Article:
In short, Israel has chosen—and continues to choose—colonization instead of peace. Uri Avnery’s analysis at Gush Shalom (www.gush-shalom.org) is well worth a read.
One development that offers tremendous hope is Combatants for Peace, a group of former Israeli and Palestinian warriors who have set down their guns and are working together to end the occupation and all forms of violence. Read about their movement at www.combatantsforpeace.org and in the latest issue of PeacePower, available online at www.calpeacepower.org.
Perhaps Mr. Spitzer, and interested readers, might wish to spend time researching the matter first-hand by visiting both Israelis and the Palestinians in the West Bank. For American Jews, Birthright Unplugged is a Jewish-led organization that offers guided tours of the West Bank (www.birthrightunplugged.org). Or visit Holy Land Trust in Bethlehem, a Palestinian nonviolent activism organization that offers opportunities to live with Palestinian families (www.holylandtrust.org). In film, John Pilger’s insightful documentary “Palestine is Still the Issue” is now available online at www.youtube.com.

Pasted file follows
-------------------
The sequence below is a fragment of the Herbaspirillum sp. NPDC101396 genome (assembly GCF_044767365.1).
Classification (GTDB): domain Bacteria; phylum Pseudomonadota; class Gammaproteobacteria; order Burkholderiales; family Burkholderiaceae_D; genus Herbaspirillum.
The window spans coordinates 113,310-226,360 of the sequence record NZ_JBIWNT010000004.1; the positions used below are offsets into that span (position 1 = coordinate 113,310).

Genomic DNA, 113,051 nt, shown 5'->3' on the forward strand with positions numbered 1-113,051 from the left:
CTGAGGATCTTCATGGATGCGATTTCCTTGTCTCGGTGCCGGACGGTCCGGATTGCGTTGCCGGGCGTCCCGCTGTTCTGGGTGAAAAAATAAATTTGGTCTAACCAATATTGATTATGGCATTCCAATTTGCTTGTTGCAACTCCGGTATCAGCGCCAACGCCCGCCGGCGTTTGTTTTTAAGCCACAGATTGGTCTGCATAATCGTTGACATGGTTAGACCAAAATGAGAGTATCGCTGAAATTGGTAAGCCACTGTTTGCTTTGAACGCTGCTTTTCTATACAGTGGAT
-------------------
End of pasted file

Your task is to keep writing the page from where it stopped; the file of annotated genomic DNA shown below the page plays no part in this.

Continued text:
I find Rachel Neuwirth’s commentary quite unsettling. She is the President of Middle East Solutions, which proposes a “win-win peaceful outcome” to the conflict: the ethnic cleansing (“resettlement”) of Palestinians from historical Palestine, and their removal to a new “Palestinian state” in Saudi Arabia. This “Plan for Arab-Israeli Reconciliation,” as she puts it, is outlined at www.middleeastsolutions.com.